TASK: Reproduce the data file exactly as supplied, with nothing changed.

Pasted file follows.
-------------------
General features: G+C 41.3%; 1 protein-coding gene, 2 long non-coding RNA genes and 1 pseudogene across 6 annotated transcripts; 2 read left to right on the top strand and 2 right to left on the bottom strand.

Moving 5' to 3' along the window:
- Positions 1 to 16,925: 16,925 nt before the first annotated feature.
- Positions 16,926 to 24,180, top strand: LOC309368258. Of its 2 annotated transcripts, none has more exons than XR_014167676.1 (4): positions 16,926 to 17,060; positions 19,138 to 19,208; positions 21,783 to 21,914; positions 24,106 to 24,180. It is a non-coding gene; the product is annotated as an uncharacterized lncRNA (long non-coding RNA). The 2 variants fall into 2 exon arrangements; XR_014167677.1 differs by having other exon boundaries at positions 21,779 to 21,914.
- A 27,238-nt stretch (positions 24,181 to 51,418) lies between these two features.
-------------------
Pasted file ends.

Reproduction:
General features: G+C 41.3%; 1 protein-coding gene, 2 long non-coding RNA genes and 1 pseudogene across 6 annotated transcripts; 2 read left to right on the top strand and 2 right to left on the bottom strand.

Moving 5' to 3' along the window:
- Positions 1 to 16,925: 16,925 nt before the first annotated feature.
- Positions 16,926 to 24,180, top strand: LOC309368258. Of its 2 annotated transcripts, none has more exons than XR_014167676.1 (4): positions 16,926 to 17,060; positions 19,138 to 19,208; positions 21,783 to 21,914; positions 24,106 to 24,180. It is a non-coding gene; the product is annotated as an uncharacterized lncRNA (long non-coding RNA). The 2 variants fall into 2 exon arrangements; XR_014167677.1 differs by having other exon boundaries at positions 21,779 to 21,914.
- A 27,238-nt stretch (positions 24,181 to 51,418) lies between these two features.